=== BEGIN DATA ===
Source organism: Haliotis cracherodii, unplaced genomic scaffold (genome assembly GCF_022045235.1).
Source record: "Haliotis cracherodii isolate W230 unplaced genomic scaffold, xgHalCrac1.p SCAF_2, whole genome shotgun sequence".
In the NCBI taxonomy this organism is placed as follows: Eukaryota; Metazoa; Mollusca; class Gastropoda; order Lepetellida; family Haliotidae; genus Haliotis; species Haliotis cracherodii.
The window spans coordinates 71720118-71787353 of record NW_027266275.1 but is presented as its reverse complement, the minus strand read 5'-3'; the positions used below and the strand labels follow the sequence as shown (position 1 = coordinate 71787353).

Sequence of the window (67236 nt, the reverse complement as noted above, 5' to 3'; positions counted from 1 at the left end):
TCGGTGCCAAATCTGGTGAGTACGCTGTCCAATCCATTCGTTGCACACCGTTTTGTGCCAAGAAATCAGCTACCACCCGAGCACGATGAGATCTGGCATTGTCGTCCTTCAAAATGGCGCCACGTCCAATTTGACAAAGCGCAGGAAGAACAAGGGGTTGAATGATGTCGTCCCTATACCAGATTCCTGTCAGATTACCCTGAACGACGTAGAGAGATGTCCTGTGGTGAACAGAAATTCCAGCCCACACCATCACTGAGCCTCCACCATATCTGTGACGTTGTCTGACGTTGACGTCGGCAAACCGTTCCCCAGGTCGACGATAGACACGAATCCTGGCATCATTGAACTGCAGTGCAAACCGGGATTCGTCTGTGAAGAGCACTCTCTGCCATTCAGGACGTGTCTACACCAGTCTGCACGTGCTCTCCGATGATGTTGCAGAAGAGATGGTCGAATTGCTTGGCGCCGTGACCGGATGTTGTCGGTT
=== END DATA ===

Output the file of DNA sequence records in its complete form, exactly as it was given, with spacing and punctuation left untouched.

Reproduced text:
Source organism: Haliotis cracherodii, unplaced genomic scaffold (genome assembly GCF_022045235.1).
Source record: "Haliotis cracherodii isolate W230 unplaced genomic scaffold, xgHalCrac1.p SCAF_2, whole genome shotgun sequence".
In the NCBI taxonomy this organism is placed as follows: Eukaryota; Metazoa; Mollusca; class Gastropoda; order Lepetellida; family Haliotidae; genus Haliotis; species Haliotis cracherodii.
The window spans coordinates 71720118-71787353 of record NW_027266275.1 but is presented as its reverse complement, the minus strand read 5'-3'; the positions used below and the strand labels follow the sequence as shown (position 1 = coordinate 71787353).

Sequence of the window (67236 nt, the reverse complement as noted above, 5' to 3'; positions counted from 1 at the left end):
TCGGTGCCAAATCTGGTGAGTACGCTGTCCAATCCATTCGTTGCACACCGTTTTGTGCCAAGAAATCAGCTACCACCCGAGCACGATGAGATCTGGCATTGTCGTCCTTCAAAATGGCGCCACGTCCAATTTGACAAAGCGCAGGAAGAACAAGGGGTTGAATGATGTCGTCCCTATACCAGATTCCTGTCAGATTACCCTGAACGACGTAGAGAGATGTCCTGTGGTGAACAGAAATTCCAGCCCACACCATCACTGAGCCTCCACCATATCTGTGACGTTGTCTGACGTTGACGTCGGCAAACCGTTCCCCAGGTCGACGATAGACACGAATCCTGGCATCATTGAACTGCAGTGCAAACCGGGATTCGTCTGTGAAGAGCACTCTCTGCCATTCAGGACGTGTCTACACCAGTCTGCACGTGCTCTCCGATGATGTTGCAGAAGAGATGGTCGAATTGCTTGGCGCCGTGACCGGATGTTGTCGGTT